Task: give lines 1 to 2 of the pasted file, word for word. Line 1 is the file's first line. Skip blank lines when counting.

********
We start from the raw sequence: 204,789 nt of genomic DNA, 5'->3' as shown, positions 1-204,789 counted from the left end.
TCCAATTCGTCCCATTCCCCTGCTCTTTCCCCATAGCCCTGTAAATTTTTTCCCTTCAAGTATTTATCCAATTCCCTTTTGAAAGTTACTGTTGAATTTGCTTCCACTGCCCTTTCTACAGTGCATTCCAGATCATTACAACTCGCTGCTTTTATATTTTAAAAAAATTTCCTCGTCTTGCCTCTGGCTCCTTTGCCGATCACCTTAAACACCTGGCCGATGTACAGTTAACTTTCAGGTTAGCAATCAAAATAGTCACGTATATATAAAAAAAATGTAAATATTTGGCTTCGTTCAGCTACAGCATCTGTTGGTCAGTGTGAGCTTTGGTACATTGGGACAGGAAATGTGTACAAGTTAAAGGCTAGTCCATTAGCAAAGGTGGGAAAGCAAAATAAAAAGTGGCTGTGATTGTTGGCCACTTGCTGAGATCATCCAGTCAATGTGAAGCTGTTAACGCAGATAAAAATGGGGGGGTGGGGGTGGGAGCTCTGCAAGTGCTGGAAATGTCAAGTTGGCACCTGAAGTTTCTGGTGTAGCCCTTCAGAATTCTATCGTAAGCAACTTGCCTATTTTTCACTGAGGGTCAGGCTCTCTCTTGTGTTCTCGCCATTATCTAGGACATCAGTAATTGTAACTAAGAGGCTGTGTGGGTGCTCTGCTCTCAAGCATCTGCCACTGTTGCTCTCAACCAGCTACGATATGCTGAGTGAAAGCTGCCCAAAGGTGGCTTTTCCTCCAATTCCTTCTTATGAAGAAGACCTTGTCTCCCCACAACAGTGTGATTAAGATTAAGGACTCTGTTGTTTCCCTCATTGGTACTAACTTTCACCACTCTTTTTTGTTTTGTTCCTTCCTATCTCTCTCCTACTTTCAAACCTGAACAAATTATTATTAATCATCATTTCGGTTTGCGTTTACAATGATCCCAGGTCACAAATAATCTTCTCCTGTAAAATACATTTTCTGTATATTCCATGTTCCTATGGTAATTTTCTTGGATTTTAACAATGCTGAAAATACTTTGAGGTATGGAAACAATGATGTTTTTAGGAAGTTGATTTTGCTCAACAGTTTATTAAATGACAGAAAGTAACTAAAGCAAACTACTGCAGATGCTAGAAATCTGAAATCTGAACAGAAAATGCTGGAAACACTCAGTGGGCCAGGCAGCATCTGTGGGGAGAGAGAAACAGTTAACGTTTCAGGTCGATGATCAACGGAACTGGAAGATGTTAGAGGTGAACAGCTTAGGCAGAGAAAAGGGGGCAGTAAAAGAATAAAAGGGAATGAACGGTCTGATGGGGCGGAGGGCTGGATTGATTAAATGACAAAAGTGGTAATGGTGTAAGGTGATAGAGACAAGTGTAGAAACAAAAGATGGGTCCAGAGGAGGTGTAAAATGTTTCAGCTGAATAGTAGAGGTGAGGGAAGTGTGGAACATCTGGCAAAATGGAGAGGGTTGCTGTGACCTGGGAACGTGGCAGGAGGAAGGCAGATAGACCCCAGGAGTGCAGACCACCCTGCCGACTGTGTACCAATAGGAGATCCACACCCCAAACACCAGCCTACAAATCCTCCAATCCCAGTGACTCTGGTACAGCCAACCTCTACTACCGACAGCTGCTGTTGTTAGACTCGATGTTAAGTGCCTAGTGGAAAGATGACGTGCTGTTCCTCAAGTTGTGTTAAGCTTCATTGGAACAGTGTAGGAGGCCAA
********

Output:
We start from the raw sequence: 204,789 nt of genomic DNA, 5'->3' as shown, positions 1-204,789 counted from the left end.
TCCAATTCGTCCCATTCCCCTGCTCTTTCCCCATAGCCCTGTAAATTTTTTCCCTTCAAGTATTTATCCAATTCCCTTTTGAAAGTTACTGTTGAATTTGCTTCCACTGCCCTTTCTACAGTGCATTCCAGATCATTACAACTCGCTGCTTTTATATTTTAAAAAAATTTCCTCGTCTTGCCTCTGGCTCCTTTGCCGATCACCTTAAACACCTGGCCGATGTACAGTTAACTTTCAGGTTAGCAATCAAAATAGTCACGTATATATAAAAAAAATGTAAATATTTGGCTTCGTTCAGCTACAGCATCTGTTGGTCAGTGTGAGCTTTGGTACATTGGGACAGGAAATGTGTACAAGTTAAAGGCTAGTCCATTAGCAAAGGTGGGAAAGCAAAATAAAAAGTGGCTGTGATTGTTGGCCACTTGCTGAGATCATCCAGTCAATGTGAAGCTGTTAACGCAGATAAAAATGGGGGGGTGGGGGTGGGAGCTCTGCAAGTGCTGGAAATGTCAAGTTGGCACCTGAAGTTTCTGGTGTAGCCCTTCAGAATTCTATCGTAAGCAACTTGCCTATTTTTCACTGAGGGTCAGGCTCTCTCTTGTGTTCTCGCCATTATCTAGGACATCAGTAATTGTAACTAAGAGGCTGTGTGGGTGCTCTGCTCTCAAGCATCTGCCACTGTTGCTCTCAACCAGCTACGATATGCTGAGTGAAAGCTGCCCAAAGGTGGCTTTTCCTCCAATTCCTTCTTATGAAGAAGACCTTGTCTCCCCACAACAGTGTGATTAAGATTAAGGACTCTGTTGTTTCCCTCATTGGTACTAACTTTCACCACTCTTTTTTGTTTTGTTCCTTCCTATCTCTCTCCTACTTTCAAACCTGAACAAATTATTATTAATCATCATTTCGGTTTGCGTTTACAATGATCCCAGGTCACAAATAATCTTCTCCTGTAAAATACATTTTCTGTATATTCCATGTTCCTATGGTAATTTTCTTGGATTTTAACAATGCTGAAAATACTTTGAGGTATGGAAACAATGATGTTTTTAGGAAGTTGATTTTGCTCAACAGTTTATTAAATGACAGAAAGTAACTAAAGCAAACTACTGCAGATGCTAGAAATCTGAAATCTGAACAGAAAATGCTGGAAACACTCAGTGGGCCAGGCAGCATCTGTGGGGAGAGAGAAACAGTTAACGTTTCAGGTCGATGATCAACGGAACTGGAAGATGTTAGAGGTGAACAGCTTAGGCAGAGAAAAGGGGGCAGTAAAAGAATAAAAGGGAATGAACGGTCTGATGGGGCGGAGGGCTGGATTGATTAAATGACAAAAGTGGTAATGGTGTAAGGTGATAGAGACAAGTGTAGAAACAAAAGATGGGTCCAGAGGAGGTGTAAAATGTTTCAGCTGAATAGTAGAGGTGAGGGAAGTGTGGAACATCTGGCAAAATGGAGAGGGTTGCTGTGACCTGGGAACGTGGCAGGAGGAAGGCAGATAGACCCCAGGAGTGCAGACCACCCTGCCGACTGTGTACCAATAGGAGATCCACACCCCAAACACCAGCCTACAAATCCTCCAATCCCAGTGACTCTGGTACAGCCAACCTCTACTACCGACAGCTGCTGTTGTTAGACTCGATGTTAAGTGCCTAGTGGAAAGATGACGTGCTGTTCCTCAAGTTGTGTTAAGCTTCATTGGAACAGTGTAGGAGGCCAA